But beyond these new freedoms, what does the Nisa mean for investors? Rob Saunders, head of money at Comparethemarket.com, argues that it’s a false dawn. “In March 2014, the average rate of interest on a three year fixed rate cash Isa was 2.04 per cent and now, ahead of the launch of the new “Super Isa”, the average rate... is 1.93 per cent.” But even if an expected rush of money has led cash Isa providers to cut rates on average, there are still good deals around that will beat the current rate of inflation (1.5 per cent on the consumer price index). Coventry Building Society’s instant access Isa, for example, currently pays out 2 per cent a year. And as Darius McDermott of Chelsea Financial Services says, leaving cash in for a couple of years, rather than going for an instant access account, will probably mean a better rate of interest (see table). You do, however, run the risk of potentially losing out on higher returns as the Bank of England raises interest rates.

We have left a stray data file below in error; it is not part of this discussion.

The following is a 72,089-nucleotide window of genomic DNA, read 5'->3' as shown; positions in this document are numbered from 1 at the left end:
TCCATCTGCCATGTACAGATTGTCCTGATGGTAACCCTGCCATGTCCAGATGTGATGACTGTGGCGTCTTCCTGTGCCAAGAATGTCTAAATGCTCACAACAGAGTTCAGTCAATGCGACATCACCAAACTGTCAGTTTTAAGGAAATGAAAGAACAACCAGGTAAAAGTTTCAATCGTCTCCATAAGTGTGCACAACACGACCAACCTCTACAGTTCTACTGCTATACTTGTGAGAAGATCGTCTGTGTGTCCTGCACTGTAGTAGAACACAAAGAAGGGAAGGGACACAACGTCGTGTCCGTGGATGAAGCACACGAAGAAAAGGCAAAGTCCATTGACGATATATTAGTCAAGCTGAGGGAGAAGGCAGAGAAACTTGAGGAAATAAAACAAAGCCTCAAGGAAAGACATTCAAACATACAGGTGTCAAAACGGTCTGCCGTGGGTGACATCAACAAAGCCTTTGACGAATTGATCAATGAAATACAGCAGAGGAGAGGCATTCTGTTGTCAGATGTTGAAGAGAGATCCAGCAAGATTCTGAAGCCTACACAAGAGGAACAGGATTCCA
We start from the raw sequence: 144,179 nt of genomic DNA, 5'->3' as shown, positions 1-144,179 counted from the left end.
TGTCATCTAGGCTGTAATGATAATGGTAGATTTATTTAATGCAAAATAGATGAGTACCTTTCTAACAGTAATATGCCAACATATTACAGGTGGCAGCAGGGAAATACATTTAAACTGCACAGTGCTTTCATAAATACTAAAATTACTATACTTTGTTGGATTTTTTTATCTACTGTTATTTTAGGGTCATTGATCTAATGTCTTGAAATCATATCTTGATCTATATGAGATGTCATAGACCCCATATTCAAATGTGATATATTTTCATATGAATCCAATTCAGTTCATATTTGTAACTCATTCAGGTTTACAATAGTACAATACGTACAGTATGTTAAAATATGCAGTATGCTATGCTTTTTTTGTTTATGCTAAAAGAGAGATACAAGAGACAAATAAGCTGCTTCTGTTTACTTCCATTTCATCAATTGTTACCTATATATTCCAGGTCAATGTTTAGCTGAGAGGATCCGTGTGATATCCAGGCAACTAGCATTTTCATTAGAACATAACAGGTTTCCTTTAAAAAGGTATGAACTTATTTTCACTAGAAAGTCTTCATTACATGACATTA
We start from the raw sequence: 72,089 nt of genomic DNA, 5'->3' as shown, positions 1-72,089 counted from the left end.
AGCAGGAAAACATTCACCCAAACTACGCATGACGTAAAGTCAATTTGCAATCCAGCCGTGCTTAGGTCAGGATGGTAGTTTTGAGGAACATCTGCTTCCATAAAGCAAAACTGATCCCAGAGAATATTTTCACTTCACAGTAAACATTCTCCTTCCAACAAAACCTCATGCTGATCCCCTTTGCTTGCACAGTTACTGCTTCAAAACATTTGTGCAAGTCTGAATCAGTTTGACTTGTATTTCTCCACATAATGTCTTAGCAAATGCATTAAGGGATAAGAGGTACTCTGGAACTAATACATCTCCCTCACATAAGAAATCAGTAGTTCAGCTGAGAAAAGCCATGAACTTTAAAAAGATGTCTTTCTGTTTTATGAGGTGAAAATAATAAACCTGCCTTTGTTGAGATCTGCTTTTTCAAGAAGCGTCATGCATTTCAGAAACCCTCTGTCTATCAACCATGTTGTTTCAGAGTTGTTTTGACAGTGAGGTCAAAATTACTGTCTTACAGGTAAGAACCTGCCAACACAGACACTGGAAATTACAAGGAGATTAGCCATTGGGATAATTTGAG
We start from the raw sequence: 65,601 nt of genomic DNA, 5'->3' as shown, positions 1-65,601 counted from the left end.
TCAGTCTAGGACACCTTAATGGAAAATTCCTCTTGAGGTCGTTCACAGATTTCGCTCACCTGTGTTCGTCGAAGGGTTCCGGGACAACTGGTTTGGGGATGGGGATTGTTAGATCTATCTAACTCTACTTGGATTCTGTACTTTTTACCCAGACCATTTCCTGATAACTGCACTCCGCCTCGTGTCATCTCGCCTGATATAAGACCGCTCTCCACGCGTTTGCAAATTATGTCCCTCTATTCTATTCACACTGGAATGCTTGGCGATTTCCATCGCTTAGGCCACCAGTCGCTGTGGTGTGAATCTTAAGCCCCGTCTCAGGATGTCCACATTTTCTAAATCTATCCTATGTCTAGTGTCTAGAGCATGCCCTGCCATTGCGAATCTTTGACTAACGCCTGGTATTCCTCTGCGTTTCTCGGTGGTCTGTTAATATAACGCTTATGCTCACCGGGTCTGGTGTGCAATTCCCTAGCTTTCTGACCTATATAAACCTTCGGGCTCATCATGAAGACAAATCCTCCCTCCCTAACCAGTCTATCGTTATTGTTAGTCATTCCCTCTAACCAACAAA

The Nisa is also an opportunity to consolidate funds currently held outside the Isa wrapper, advises Mike Horseman of Cockburn Lucas. Avoiding income and capital gains tax can make a real difference to returns – especially for higher rate taxpayers.
But given current debate about equity valuations, and whether stock markets are due a correction, the increased Nisa limit may present investors with a dilemma. If you’ve waited until now to fill up your stocks and shares Isa, you will want to avoid the risk of entering markets at their peak. So first, says Jason Hollands of Bestinvest, follow the usual advice and spread your investments around. Second, drip-feeding money into the Isa over several months will help to iron out volatility over the year.
Finally, even if you don’t feel able to commit to investments immediately, most Isa platforms have a cash park facility, allowing you to make a decision when the time is right.